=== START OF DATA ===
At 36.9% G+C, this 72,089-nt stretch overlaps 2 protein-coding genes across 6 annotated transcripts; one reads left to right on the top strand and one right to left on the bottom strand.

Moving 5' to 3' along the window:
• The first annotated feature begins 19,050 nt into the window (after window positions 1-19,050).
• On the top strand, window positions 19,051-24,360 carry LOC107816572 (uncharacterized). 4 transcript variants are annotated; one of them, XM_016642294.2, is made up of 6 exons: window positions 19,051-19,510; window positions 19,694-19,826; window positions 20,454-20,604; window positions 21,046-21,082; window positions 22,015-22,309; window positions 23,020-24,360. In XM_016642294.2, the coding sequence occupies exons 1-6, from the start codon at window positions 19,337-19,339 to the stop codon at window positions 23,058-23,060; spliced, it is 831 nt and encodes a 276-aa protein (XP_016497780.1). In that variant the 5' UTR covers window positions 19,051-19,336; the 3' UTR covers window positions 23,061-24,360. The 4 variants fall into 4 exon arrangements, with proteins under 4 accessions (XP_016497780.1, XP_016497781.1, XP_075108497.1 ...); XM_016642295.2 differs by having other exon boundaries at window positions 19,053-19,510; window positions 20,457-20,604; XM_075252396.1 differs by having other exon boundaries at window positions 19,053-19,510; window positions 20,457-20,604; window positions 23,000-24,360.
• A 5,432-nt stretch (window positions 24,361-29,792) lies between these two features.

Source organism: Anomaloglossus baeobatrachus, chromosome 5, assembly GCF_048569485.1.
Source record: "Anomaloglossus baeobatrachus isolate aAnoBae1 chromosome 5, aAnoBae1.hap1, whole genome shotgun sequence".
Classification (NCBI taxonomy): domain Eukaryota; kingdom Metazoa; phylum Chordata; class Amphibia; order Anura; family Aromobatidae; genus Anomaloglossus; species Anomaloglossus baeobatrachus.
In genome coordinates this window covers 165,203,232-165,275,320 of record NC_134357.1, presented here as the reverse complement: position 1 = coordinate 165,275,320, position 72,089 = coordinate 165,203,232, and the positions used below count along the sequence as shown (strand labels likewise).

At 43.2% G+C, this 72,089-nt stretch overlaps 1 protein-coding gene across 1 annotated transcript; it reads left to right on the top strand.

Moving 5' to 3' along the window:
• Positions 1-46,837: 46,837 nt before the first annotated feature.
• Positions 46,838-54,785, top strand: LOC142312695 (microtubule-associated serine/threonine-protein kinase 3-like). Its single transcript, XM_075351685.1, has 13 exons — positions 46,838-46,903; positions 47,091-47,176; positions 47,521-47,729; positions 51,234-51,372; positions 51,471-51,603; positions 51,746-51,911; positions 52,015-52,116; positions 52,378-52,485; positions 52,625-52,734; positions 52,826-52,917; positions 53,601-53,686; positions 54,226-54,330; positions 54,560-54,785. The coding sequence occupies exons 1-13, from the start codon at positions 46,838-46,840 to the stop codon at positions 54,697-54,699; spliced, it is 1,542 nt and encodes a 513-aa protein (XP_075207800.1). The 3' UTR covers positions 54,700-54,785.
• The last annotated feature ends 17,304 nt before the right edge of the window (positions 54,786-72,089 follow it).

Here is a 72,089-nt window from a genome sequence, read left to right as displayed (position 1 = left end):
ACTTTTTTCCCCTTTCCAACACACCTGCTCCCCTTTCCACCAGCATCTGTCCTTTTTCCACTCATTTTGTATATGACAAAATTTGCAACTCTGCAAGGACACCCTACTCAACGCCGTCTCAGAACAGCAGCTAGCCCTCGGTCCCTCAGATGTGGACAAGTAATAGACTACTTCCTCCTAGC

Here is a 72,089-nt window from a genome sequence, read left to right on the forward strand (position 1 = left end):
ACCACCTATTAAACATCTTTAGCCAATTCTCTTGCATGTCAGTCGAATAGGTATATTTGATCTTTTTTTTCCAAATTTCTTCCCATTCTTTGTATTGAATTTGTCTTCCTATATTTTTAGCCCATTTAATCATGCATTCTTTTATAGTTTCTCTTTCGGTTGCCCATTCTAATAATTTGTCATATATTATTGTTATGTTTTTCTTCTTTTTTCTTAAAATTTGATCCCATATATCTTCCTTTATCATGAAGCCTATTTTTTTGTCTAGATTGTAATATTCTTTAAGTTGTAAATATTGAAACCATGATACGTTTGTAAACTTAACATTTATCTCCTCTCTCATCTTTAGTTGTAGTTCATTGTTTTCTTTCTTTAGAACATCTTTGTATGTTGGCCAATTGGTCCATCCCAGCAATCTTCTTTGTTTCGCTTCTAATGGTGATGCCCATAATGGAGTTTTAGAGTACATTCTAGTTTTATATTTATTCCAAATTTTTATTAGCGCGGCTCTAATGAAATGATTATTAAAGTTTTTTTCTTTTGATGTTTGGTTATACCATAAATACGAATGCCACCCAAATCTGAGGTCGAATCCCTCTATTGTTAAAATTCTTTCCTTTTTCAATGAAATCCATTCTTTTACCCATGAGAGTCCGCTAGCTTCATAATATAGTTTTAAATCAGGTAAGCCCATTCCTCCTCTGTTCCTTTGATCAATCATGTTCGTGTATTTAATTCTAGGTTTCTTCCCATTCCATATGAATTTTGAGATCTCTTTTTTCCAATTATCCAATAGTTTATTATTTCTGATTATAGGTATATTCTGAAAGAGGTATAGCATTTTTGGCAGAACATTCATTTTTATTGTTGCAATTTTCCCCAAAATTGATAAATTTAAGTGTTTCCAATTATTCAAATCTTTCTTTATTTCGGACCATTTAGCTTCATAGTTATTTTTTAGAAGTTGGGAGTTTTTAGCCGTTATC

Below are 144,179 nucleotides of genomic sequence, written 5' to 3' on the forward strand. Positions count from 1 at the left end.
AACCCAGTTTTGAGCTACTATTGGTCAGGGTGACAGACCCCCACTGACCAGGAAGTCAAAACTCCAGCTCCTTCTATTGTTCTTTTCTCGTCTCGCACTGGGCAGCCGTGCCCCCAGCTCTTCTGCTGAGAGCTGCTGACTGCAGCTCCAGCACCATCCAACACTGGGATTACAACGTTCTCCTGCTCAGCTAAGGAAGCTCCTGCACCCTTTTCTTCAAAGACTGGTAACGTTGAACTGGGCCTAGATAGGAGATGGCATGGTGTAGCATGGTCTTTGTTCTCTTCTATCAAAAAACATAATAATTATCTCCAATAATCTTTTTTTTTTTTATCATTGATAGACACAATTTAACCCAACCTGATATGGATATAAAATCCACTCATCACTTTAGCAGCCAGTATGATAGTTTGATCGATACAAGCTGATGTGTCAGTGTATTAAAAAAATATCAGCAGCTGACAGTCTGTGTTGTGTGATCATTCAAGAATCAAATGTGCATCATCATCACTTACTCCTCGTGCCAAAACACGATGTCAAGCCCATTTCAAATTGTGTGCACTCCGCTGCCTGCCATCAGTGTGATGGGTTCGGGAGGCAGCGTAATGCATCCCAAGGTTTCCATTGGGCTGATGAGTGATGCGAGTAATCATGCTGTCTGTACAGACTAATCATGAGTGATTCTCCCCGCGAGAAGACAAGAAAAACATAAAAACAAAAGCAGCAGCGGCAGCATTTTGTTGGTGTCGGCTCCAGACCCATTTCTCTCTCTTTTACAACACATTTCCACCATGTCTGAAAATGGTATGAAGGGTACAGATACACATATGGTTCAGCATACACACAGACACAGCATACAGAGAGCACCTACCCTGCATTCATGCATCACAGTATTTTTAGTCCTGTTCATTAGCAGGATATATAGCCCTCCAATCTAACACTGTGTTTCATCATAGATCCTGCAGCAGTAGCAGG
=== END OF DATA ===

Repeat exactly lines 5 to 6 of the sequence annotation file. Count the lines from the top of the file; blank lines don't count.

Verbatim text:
• A 5,432-nt stretch (window positions 24,361-29,792) lies between these two features.

Source organism: Anomaloglossus baeobatrachus, chromosome 5, assembly GCF_048569485.1.